Future of the Environment

The world's largest microgrid can be found on this tiny island

An aerial view of islands in Palau in this undated photo. Palau, a nation of sparsely populated Pacific islands surrounded by turquoise waters teeming with fish and giant clams, is so obscure most people must scour a map to find it. But with a crop of high-end resorts coming up, the islands may soon become a luxury tourist hotspot. To match Reuters Life! PALAU-TRAVEL/  REUTERS/Jackson Henry  (PALAU SOCIETY TRAVEL) FOR EDITORIAL USE ONLY. NOT FOR SALE FOR MARKETING OR ADVERTISING CAMPAIGNS - GM1E5A212EK01

The microgrid could help Palau reach its goal of using 70% renewable energy by 2050. Image: REUTERS/Jackson Henry

Koty Neelis
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Future of the Environment

The Pacific island nation of Palau might be the 13th smallest country in the world but that isn't stopping them from making big decisions that could have major benefits for the planet. The tiny nation announced last week that it will soon become the home of the world’s largest microgrid, something that could help them reach their goal of using 70 percent renewable energy by 2050.

Palau, an archipelago that spans across 200 natural limestone and volcanic islands, is located in the Pacific between Japan and Australia. Coined The Armonia Project, the microgrid is the product of a public-private partnership between the island nation and French multilateral electricity utility Engie SA.

Like Puerto Rico and other small islands, Palau faces similar challenges in the face of rising sea levels. Most islands have to rely on expensive forms of energy and fuel, like diesel, that's shipped from the mainland in small quantities for high cost.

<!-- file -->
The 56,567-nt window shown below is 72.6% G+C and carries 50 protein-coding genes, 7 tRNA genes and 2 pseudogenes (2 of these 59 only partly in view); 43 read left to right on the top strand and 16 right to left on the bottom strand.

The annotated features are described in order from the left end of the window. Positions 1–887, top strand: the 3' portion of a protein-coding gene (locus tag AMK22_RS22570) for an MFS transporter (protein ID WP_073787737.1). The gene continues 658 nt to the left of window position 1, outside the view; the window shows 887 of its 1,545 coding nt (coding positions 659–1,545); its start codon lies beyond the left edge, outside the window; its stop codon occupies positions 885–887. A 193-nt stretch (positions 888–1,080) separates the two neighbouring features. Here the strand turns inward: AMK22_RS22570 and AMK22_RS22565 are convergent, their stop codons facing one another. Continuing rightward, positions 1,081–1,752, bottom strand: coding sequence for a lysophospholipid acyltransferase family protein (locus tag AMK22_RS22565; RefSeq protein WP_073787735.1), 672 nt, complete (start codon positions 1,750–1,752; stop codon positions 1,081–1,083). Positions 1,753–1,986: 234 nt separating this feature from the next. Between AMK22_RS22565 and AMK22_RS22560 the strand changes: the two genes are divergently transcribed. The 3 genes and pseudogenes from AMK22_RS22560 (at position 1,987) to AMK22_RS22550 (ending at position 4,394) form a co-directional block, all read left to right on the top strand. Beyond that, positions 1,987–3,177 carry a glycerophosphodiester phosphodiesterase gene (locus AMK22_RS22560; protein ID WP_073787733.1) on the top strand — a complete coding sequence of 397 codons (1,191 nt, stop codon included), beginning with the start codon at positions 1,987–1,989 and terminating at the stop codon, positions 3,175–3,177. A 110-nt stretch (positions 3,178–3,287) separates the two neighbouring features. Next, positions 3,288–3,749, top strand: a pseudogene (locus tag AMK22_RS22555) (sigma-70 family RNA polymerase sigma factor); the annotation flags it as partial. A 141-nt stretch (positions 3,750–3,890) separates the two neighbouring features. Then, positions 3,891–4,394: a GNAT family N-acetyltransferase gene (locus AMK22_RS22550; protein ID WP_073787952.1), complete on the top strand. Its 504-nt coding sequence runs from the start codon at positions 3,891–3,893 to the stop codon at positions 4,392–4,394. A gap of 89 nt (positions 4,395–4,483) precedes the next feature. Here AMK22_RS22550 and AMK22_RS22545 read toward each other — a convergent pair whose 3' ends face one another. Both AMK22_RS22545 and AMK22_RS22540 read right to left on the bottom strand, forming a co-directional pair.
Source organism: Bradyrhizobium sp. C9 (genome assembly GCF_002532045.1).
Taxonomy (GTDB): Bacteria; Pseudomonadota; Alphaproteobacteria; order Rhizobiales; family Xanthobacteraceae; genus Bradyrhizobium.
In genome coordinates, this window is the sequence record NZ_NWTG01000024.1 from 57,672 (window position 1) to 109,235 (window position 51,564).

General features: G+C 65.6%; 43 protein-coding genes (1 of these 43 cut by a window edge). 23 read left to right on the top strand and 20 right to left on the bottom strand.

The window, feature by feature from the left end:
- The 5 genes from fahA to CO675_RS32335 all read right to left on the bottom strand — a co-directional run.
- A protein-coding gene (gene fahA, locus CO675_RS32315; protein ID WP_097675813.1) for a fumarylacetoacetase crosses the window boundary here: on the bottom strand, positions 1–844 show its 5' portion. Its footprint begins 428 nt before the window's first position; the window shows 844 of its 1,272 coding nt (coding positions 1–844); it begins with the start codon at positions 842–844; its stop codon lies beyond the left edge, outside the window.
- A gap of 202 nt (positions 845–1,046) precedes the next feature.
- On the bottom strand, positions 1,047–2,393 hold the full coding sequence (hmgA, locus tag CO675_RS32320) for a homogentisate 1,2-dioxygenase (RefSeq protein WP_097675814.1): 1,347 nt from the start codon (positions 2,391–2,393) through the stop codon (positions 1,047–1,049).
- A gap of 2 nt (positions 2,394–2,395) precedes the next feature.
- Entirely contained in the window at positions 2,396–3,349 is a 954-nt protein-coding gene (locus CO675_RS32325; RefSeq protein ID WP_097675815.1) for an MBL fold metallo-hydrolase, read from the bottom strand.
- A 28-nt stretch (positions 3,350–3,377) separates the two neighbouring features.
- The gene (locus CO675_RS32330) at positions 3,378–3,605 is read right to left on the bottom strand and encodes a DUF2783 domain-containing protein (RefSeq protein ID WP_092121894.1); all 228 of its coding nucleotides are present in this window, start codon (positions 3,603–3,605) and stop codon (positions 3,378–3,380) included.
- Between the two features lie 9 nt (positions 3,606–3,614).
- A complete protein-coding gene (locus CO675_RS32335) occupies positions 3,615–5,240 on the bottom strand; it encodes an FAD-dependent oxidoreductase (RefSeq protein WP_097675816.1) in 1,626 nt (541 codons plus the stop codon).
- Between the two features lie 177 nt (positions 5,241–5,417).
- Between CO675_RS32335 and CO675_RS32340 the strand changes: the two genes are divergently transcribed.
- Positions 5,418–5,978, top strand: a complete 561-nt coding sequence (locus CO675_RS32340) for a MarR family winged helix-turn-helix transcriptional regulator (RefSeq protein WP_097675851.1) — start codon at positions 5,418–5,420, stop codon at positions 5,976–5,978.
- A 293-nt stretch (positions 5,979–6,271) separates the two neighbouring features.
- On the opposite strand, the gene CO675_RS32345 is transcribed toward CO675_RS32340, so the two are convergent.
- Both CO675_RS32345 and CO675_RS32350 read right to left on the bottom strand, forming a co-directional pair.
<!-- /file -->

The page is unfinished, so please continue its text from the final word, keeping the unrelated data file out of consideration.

“Basically, small islands are incubators for change, and Palau can lead the way,” Palau climate change ambassador Ngedikes Olai Uludong told E&E News.

Despite their challenges, small island nations also have unlimited potential for transitioning from traditional power grids to renewable energy due to their abundance of sun and wind.

Palau is already preparing for that transition. Six months ago, the island made headlines when they became the first country to require tourists to sign an eco-pledge. Though they only receive roughly 160,000 visitors a year, that number is eight times the amount of the islands’ 20,000 residents. That means tourists can have a huge impact on the area in how they interact with the environment.


The eco-pledge ensures tourists must consider their carbon footprint while enjoying what makes Palau worth visiting in the first place. Before being granted entry into the country, tourists must sign the eco-pledge and then a copy of it is stamped onto their passport.

Laura Clarke, a co-founder of the Palau Legacy Project, describes the pledge as something that helps “guests understand the vital role they play in protecting Palau for the next generation. Most visitors are unaware of the serious impact their actions have or even what they can do to help. The Palau Legacy Project team came together to help communicate these important messages in a way that all guests would understand.”

Making goals and initiatives such as becoming the location for the world's largest power grid and enforcing an eco-pledge are a step in the right direction for the island's sustainable future. Under the Paris Agreement, Palau pledged to increase its share of clean energy use to 45 percent by 2025 compared with an existing 6 percent to highlight its commitment to addressing the climate change that threatens its security.

“We refer to islands as ground zero for the global energy transition,” Justin Locke of the Rocky Mountain Institute told E&E News. “The islands are going to have to go through the energy transition process a decade before continental countries.”

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Future of the EnvironmentSustainable Development
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